Day at sea?

Sun, sea and beach means pure enjoyment to many people. The numerous day tourists when the weather is nice are the best proof of this. Coastal and residential tourism is an important economic sector and still shows a rising trend.

What are we going to do today?

Both on the beach and in the water there are many leisure opportunities for everyone: boating, sunbathing, sports, games ..... Besides, many more activities on and around the beach are organised, especially in the summer. Sport fishing is also an important activity for which no permit is required as the catch may not be sold. Recreational trammel net and gillnet fishery (nets that are put out on the seabed where fish but also birds and harbour porpoises can become entangled) are however prohibited.

Fun for everyone?

Unfortunately however, the tourism and leisure on the coast cause, in addition to environmental problems on land, also a number of marine environmental problems:

• beach waste and waste in marinas: this is not only an unpleasant sight, but the waste often ends up in the sea. It may thus be dangerous to the animals that consume the waste.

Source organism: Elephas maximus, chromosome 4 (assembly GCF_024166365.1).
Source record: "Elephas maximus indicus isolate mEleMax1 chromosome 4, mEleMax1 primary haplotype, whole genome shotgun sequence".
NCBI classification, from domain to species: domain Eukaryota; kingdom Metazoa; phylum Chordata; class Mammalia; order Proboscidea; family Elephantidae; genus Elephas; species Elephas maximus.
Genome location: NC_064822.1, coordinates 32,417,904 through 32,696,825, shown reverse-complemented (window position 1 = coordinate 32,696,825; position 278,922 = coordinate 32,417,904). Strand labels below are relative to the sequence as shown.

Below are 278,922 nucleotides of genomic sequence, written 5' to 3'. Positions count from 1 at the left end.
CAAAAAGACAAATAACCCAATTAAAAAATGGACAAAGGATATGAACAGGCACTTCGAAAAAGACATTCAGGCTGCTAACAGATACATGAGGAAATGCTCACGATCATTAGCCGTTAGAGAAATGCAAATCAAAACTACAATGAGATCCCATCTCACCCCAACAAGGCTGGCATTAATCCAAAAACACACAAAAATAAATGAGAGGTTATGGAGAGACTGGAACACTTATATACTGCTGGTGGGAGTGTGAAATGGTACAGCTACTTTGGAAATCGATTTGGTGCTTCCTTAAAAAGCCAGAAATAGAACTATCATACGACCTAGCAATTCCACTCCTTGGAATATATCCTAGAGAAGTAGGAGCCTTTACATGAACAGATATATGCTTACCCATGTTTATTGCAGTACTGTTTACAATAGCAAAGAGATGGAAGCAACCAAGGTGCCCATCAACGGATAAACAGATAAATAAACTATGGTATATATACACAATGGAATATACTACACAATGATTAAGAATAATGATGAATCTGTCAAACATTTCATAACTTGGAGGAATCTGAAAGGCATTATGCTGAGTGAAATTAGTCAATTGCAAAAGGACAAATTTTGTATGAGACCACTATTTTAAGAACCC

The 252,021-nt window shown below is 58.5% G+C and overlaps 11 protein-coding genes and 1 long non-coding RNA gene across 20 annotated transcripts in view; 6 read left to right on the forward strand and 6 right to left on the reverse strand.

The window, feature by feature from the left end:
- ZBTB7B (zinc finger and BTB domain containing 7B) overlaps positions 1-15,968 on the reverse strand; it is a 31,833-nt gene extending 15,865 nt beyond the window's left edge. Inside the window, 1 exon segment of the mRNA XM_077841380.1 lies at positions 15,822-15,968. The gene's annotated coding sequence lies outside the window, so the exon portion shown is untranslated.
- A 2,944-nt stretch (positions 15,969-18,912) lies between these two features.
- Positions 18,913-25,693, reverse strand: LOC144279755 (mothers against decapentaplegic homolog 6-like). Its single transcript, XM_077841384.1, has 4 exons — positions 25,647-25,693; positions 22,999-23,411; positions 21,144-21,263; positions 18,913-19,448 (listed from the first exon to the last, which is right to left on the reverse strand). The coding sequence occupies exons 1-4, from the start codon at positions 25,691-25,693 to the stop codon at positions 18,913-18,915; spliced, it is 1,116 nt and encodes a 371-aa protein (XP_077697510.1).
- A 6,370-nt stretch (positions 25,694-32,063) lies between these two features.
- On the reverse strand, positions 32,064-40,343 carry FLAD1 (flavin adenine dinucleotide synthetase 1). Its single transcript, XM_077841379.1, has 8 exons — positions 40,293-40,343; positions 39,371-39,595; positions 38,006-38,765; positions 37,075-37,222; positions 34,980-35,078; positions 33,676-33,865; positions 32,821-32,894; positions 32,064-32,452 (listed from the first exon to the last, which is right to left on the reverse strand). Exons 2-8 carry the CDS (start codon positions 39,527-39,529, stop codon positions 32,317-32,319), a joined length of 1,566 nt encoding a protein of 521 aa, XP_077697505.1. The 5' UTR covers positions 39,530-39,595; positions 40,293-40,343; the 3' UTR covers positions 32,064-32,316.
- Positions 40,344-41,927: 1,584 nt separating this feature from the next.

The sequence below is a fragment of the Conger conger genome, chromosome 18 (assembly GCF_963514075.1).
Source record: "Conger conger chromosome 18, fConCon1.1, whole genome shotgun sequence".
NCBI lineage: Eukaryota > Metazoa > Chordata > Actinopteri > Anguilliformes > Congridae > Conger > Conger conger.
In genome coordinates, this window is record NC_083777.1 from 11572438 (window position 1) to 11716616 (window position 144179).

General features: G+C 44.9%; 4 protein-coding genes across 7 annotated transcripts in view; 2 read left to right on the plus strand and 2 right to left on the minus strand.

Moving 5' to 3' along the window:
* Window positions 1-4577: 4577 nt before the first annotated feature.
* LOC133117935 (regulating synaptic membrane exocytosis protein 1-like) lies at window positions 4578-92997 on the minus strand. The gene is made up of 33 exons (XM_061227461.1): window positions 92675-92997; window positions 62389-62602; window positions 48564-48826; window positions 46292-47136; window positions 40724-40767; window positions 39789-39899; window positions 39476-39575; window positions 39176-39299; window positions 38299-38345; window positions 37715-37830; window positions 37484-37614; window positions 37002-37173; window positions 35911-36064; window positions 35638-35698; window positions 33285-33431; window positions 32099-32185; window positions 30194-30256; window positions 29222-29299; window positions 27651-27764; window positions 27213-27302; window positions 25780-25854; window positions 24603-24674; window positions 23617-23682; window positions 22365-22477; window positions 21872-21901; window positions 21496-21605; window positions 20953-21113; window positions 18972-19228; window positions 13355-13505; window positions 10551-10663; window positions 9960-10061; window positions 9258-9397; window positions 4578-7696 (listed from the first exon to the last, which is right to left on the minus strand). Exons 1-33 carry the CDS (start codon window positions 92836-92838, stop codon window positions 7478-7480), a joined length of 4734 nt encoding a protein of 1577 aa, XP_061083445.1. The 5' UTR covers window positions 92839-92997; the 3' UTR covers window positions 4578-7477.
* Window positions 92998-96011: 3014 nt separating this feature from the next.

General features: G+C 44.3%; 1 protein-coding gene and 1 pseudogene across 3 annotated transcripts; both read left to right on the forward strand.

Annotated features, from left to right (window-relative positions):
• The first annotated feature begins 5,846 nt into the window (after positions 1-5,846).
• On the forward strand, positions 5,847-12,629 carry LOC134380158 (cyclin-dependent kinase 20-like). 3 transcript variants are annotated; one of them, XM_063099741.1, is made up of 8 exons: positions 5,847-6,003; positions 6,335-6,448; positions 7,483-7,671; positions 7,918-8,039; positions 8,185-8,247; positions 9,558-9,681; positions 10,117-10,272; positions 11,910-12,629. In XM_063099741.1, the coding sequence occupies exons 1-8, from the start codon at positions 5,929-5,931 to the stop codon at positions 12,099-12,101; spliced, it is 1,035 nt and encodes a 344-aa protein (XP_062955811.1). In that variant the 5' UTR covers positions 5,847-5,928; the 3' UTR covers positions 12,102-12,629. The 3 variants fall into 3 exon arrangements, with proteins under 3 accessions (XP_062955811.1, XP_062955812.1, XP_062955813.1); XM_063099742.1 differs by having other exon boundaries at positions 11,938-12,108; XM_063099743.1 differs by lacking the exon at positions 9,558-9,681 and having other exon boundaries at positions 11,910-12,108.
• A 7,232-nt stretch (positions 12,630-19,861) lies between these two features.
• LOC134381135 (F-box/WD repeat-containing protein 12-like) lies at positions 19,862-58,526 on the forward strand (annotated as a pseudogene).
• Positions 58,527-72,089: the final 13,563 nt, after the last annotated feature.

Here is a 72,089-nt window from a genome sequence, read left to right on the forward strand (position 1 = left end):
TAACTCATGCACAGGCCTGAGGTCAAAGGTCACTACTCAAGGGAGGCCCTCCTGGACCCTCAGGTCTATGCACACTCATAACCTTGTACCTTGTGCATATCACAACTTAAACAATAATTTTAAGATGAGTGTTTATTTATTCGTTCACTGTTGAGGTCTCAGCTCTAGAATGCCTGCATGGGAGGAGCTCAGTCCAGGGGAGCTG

• disturbance of protected species: harbour porpoises can become entangled in recreational trammel nets on the beach, resting seals are disturbed when people come too close and certain sea birds are very sensitive to disturbance by certain sports such as jet skiing, kite surfing and motorboat races.

What to do?

• Respect the legislation that prohibits certain recreational activities such as yachting on sea or water sport competitions in the two Birds Directive Areas.
• Verify in advance whether or not certain activities are disturbing: an "appropriate evaluation" may be needed for the activities in or near the marine protected areas
• Ensure that the coast and the sea are managed in an integrated manner: the Marine Environment service together with the Flemish Region is a partner of the Coordination Centre for Sustained Coastal Zone Management.